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Blogs from August, 2016

What's the number one risk factor for forgetting your child in a hot car? Thinking it can't happen to you.


Are you tired? Busy? Late? Distracted? If you have a young child, then you can probably answer "yes" to all of those questions, and they are factors frequently at play when a young child is forgotten in a car. Most often, this scenario plays out when one adult thinks the other has gotten the baby out of the car, there is a change of routine, a tired parent forgets to drop off a child at daycare, or there is any situation in which an infant or young child is sleeping quietly in the back seat. “I feel very strongly they are failures of memory and not failures of love," says Janette Fennell, president and founder of Kids and Cars.

Children and infants are particularly affected by hot environments because their systems aren't developed enough to adequately regulate their body temperature. On a typical New Orleans summer day, the temperature outside can easily heat a car interior to 130°F in a matter of minutes, quickly pushing a youngster’s core body temp to fatal heat stroke levels.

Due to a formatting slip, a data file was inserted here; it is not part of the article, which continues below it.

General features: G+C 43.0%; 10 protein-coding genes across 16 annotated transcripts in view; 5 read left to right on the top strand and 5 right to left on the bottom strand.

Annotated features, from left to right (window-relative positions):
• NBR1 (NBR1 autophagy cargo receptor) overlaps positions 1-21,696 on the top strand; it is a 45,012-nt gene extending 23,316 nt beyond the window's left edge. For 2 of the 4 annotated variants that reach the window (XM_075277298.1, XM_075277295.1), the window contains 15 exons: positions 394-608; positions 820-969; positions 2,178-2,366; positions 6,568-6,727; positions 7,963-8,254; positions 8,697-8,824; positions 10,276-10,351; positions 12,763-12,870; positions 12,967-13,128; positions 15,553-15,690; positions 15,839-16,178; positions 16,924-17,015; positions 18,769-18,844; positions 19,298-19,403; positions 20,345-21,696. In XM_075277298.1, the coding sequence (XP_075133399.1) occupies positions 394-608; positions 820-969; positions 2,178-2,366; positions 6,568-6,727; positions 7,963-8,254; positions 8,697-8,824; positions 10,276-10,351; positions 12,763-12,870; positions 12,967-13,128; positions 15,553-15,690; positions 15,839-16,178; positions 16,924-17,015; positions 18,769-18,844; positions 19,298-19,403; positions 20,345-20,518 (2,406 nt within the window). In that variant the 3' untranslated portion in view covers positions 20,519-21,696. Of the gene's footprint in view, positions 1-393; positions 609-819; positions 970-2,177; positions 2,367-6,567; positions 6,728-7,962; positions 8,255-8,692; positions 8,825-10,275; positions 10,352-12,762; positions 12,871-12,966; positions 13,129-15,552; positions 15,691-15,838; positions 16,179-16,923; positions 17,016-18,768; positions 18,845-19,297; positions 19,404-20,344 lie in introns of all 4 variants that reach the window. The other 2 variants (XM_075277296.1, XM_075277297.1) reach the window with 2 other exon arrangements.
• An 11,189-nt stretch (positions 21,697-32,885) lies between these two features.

So it goes without saying that you should never, ever leave your child unattended in the car, even on a mild day or with the windows down. But what about preventing tragic mistakes and car accidents? It turns out there are several strategies experts recommend:

1. Get in the habit of always checking the backseat for forgotten items as you lock the car.

2. Place a reminder of your child, such as the diaper bag, in the front passenger seat. You can also designate a special stuffed animal to ride shotgun every time your child is riding with you.

3. Another incredibly simple but effective strategy is to put something you need next to your child in the back seat. Your left shoe is a frequent suggestion, but your purse, briefcase, or electronic device would also work.

4. Most importantly, Ms. Fennell advises parents to be aware that EVERY human brain has the capacity to fail when the "habit" memory overrides the "prospective" memory, so be extra-vigilant with any change of routine.

Also be alert to the dangers of hot cars for older, mobile children. They can quickly become disoriented from heat and unable to get out. Talk to your kids about not playing in the car or entering the vehicle without an adult. In addition, always lock the car, even in your driveway, and keep key fobs out of reach of children. Experts also recommend that if your child is missing, you should do a thorough check of any nearby parked cars.

We hope these tips have been helpful. The Womac Law Firm wishes you and your family a safe and happy summer.

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